The schedule is then filled with some other playoff teams such as the Seahawks, Chargers, Colts and of course, the other Super Bowl participant, the LA Rams. Yet, it is filled with a rebuilding Baltimore Ravens team (who won the AFC North by virtue of the Steelers collapse last season) as well as getting the same benefit as the Patriots do each season against the lowly AFC East teams such as the Bills, Jets, and Dolphins. (I defy you to name a single Dolphins player on each side of the ball!)
The AFC North
The reality for the Steelers is two-fold, though. They’re a lot better than anyone seems to give them credit for, and their division isn’t nearly as dangerous as everyone wants it to be.
They media has already crowned the Cleveland Browns Super Bowl champions despite the history of Heisman-winning quarterbacks hardly panning out in the NFL… and their division has not one, but two of the award’s recent winners in Baker Mayfield and Lamar Jackson.
Mayfield has the talent around him, but an unproven offensive line and a defense that wasn’t as good as everyone made it out to be under Gregg Williams as their defensive coordinator. With only one victory against a team with a winning record in 2018, adding one big-name wide receiver has everyone putting them over the top without questioning what happens if Mayfield doesn’t improve. For example: in only 13 games he threw the third-most picks in the league.
Did I mention that the Ravens lost half of their starters on both sides of the ball and are relying on Lamar Jackson to complete passes? They’re clearing shuffling the deck and at best a wild card in this conversation until some games are played.
Then there’s the Bengals, who have most of the same cast with a new head coach and new coordinators (once again). They lost a couple of their offensive linemen in the offseason, highlighting the issues that plagued their team in 2018. (Not to mention Andy Dalton shines the least brightest in primetime: the Steelers first face the Bengals on Monday Night Football at the end of September.)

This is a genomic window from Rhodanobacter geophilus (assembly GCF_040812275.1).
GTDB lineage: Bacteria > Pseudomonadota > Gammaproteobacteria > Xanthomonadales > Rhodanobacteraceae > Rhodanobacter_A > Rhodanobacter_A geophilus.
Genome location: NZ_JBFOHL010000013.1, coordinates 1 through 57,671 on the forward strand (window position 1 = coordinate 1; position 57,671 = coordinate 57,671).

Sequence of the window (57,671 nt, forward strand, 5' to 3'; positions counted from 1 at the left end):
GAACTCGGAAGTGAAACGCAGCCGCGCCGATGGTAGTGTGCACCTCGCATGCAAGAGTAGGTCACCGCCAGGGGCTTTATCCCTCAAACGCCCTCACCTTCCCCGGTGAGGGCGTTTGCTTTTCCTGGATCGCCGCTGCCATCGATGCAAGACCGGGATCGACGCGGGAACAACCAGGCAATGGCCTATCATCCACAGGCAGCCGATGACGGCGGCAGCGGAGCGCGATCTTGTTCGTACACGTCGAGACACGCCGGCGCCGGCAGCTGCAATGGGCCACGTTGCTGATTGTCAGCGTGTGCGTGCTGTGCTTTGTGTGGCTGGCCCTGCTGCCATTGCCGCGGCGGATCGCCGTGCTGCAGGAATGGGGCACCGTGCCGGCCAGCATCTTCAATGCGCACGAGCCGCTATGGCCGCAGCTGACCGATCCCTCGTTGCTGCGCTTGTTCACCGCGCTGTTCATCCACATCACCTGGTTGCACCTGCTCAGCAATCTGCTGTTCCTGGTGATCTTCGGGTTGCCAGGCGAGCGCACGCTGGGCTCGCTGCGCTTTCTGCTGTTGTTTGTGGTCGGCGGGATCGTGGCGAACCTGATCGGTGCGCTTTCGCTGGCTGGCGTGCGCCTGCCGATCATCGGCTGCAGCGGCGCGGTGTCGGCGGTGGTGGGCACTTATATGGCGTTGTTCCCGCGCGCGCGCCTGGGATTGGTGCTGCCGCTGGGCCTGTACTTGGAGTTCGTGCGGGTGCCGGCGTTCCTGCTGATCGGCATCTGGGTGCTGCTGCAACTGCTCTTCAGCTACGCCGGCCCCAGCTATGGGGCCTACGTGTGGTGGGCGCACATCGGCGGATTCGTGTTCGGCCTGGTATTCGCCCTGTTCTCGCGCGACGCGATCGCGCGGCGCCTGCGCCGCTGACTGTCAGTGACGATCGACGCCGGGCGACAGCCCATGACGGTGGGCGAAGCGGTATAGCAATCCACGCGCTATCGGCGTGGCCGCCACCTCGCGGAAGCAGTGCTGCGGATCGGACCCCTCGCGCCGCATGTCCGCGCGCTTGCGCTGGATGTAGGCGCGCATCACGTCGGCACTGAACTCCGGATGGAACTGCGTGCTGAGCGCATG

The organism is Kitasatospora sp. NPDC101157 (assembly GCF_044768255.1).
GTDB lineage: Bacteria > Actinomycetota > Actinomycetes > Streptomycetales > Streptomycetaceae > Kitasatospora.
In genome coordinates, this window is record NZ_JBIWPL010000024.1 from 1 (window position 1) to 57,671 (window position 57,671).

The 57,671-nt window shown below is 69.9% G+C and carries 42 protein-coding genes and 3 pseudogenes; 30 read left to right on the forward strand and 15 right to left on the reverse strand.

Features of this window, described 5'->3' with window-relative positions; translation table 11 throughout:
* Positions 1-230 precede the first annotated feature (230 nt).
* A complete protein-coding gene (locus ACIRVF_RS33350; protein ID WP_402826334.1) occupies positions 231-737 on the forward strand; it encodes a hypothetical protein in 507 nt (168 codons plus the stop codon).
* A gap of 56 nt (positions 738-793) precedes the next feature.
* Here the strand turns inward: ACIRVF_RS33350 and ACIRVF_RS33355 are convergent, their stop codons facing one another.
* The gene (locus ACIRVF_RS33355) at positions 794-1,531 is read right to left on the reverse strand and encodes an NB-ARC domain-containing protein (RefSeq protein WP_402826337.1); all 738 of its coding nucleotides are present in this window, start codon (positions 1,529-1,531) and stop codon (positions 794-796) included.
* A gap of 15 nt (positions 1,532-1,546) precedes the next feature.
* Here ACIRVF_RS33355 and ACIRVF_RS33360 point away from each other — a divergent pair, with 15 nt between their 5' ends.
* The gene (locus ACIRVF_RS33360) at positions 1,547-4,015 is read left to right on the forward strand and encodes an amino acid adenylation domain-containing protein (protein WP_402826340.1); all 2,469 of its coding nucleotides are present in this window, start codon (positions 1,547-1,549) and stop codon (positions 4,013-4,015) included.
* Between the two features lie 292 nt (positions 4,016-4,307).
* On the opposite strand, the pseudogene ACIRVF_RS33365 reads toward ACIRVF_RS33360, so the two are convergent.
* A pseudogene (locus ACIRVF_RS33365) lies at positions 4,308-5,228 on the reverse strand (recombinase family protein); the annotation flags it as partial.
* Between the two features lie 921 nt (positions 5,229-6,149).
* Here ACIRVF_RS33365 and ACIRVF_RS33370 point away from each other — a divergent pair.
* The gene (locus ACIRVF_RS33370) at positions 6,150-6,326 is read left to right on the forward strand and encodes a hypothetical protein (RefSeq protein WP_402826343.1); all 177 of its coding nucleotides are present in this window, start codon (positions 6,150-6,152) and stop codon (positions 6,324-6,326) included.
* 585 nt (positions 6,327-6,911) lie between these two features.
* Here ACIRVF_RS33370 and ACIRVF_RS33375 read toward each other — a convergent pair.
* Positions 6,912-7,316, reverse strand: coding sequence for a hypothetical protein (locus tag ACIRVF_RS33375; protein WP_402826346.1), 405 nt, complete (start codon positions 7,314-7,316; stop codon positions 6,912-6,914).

Aside from the AFC North and AFC East, the Steelers draw the NFC West as competition too. The Rams made the Super Bowl, but must travel to Pittsburgh for their content. The 49ers are all over the map with an inconsistent return of Jimmy Garoppolo causing concern for their season, while the Cardinals are back in rebuild mode and the Seahawks travel east to play at 1pm early on.
That makes for a winnable slate, but the second-place teams in the other divisions add to the difficulty of the schedule too. Ask any Steelers fan about last year’s Chargers loss and they’re likely to complain about officiating costing Pittsburgh the game. Now the rematch returns to Los Angeles, where Steelers Nation invaded down the road in San Diego several years ago, creating crowd noise that made everyone think it was an away game for the Chargers.
Then there’s the Indianapolis Colts, who have been absolutely pounded even at their best when traveling to Heinz Field.
It makes for an interesting take as the Steelers are overlooked across the board. The offense is still capable of putting up gobs of points while the defense added speed and security that may have the two-time sack leaders finally creating turnovers that could put them among the league’s best units.
That combination should have them in the conversation for not only a playoff berth, but potentially a first-round bye come December. Even if they fail to go 13-3 or 12-4, I can’t see any reason, based on their changes and their schedule, that their minimum expectation is to make the playoffs.